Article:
Gifts; tokens of appreciation.
When I was about three years into my career, I remember my boss giving me a book on Chicago architecture from his personal collection. To him, I’m sure it was a small gesture; to me, I felt appreciated and heard. He selected that particular gift based upon a personal interest of mine, and he offered it up not as a bribe, but as a way of expressing his thanks for my dedication in working with a demanding client. Sandra, a ZweigWhite colleague, was recently placed in a position to facilitate an important client meeting solo, thanks to travel debacles out of her control. In addition to the deserved kudos, she received a gift certificate as a thank you for stepping up, maintaining composure, and executing a job well done. Other tangible tokens to reward and motivate include: subscriptions to industry magazines; a ticket to a professionally-related event; an opportunity for special training; a favorite food; or simply a handwritten card.

Acts of kindness; demonstrating support.
My friend Cynthia, Director of Planning at a Chicago engineering firm, is magic. Her direct reports have made it their personal goal to do great work for her. Cynthia is able to guide her staff to reach their own conclusions, working through challenges and helping them to reach the blissful ‘ah-hah!’ moments. But there’s more. Cynthia demonstrates support by getting to know their challenges, both inside, and sometimes outside, of work. She’s careful to not cross a line, but she most certainly promotes the concept of work-life balance. When someone works long hours to meet a deadline one week, she will let them take an afternoon off the next. When someone is facing challenges in their home-life and it’s affecting their work, Cynthia coordinates opportunities with human resources to offer professional counseling. And, when someone is clearly bombarded with a host of other responsibilities (perhaps delegated to them by leaders outside of her department), Cynthia protects them by re-emphasizing the importance of having all planning-related tasks filter directly through her, so that she can distribute according to availability. She encourages her staff to speak up – and even say no – when their schedule has become overloaded and unreasonable. In this way, she works with them to re-prioritize the tasks. And she inquires of them about how she can help them to complete the tasks at hand in the most efficient way.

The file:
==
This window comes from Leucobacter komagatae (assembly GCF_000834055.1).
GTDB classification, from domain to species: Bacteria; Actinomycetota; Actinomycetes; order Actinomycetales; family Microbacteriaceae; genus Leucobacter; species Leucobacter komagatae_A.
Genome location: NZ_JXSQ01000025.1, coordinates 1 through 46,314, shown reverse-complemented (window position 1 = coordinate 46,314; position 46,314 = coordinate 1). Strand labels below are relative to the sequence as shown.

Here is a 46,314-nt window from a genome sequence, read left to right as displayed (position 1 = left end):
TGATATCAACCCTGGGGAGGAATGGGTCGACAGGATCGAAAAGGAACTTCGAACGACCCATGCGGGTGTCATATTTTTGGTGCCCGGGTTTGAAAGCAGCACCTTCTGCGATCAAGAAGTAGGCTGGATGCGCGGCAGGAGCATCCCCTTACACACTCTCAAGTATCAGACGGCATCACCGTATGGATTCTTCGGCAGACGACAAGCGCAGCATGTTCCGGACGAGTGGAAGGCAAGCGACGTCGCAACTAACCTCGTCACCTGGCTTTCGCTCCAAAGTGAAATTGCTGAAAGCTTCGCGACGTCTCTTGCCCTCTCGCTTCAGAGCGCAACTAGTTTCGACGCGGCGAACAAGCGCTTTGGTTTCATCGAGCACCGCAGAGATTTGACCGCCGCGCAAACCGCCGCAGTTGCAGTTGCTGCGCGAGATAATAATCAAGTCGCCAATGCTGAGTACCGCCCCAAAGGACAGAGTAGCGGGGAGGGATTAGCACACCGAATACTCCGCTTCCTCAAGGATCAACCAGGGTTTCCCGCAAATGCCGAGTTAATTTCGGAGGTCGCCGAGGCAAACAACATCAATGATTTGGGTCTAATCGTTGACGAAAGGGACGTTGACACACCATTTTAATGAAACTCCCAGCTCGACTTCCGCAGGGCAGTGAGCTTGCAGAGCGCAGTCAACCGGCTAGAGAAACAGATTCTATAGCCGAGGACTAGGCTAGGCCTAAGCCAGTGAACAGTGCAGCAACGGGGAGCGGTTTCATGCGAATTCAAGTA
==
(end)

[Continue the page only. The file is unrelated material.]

These four communication techniques will work well under one condition: you yourself must be willing to delegate, and delegate fairly. For those who find it difficult to share responsibility with others, here’s a checklist for you to confirm your own ability to successfully delegate:
Do you trust them?
Do you have clarity on their skill sets and intellectual capacity?
Do you articulate your expectations (in writing, if necessary)?
Do you set a good example by delivering on your own commitments?
Do you structure check-ins to track progress?
Do you offer support and assistance?
Do you put aside your own ego to recognize the valid contributions of others?

And finally, after reading this article, my final question of you, “Will you now make a concerted effort to understand – and deliver – the positive reinforcement ‘language’ that best resonates with each individual?”

Modern Steel Construction